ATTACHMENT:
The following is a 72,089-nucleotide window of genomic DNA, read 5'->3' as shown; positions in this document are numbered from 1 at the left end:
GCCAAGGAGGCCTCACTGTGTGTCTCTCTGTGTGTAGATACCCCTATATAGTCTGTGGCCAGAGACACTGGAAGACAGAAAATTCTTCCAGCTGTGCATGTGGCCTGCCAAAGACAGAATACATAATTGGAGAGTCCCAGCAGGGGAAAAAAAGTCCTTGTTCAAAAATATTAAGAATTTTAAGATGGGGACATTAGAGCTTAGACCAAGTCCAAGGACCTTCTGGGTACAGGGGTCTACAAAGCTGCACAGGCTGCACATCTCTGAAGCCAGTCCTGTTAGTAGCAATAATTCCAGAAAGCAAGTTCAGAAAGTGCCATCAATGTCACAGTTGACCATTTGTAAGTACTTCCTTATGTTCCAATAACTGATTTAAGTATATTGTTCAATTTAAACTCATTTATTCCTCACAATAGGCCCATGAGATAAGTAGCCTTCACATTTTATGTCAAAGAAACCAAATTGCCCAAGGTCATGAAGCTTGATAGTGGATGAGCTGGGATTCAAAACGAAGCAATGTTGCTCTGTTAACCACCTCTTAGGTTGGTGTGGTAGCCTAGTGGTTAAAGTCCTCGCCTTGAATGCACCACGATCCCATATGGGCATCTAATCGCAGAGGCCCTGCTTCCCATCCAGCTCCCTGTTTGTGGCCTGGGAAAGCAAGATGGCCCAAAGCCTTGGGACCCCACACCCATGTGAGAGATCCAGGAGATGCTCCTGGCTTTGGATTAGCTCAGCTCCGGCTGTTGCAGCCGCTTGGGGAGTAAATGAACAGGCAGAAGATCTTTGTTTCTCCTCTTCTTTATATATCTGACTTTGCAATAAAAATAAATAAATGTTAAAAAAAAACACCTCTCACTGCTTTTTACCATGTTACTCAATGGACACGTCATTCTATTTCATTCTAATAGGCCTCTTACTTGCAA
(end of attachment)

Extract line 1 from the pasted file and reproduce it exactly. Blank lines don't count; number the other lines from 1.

The following is a 72,089-nucleotide window of genomic DNA, read 5'->3' as shown; positions in this document are numbered from 1 at the left end: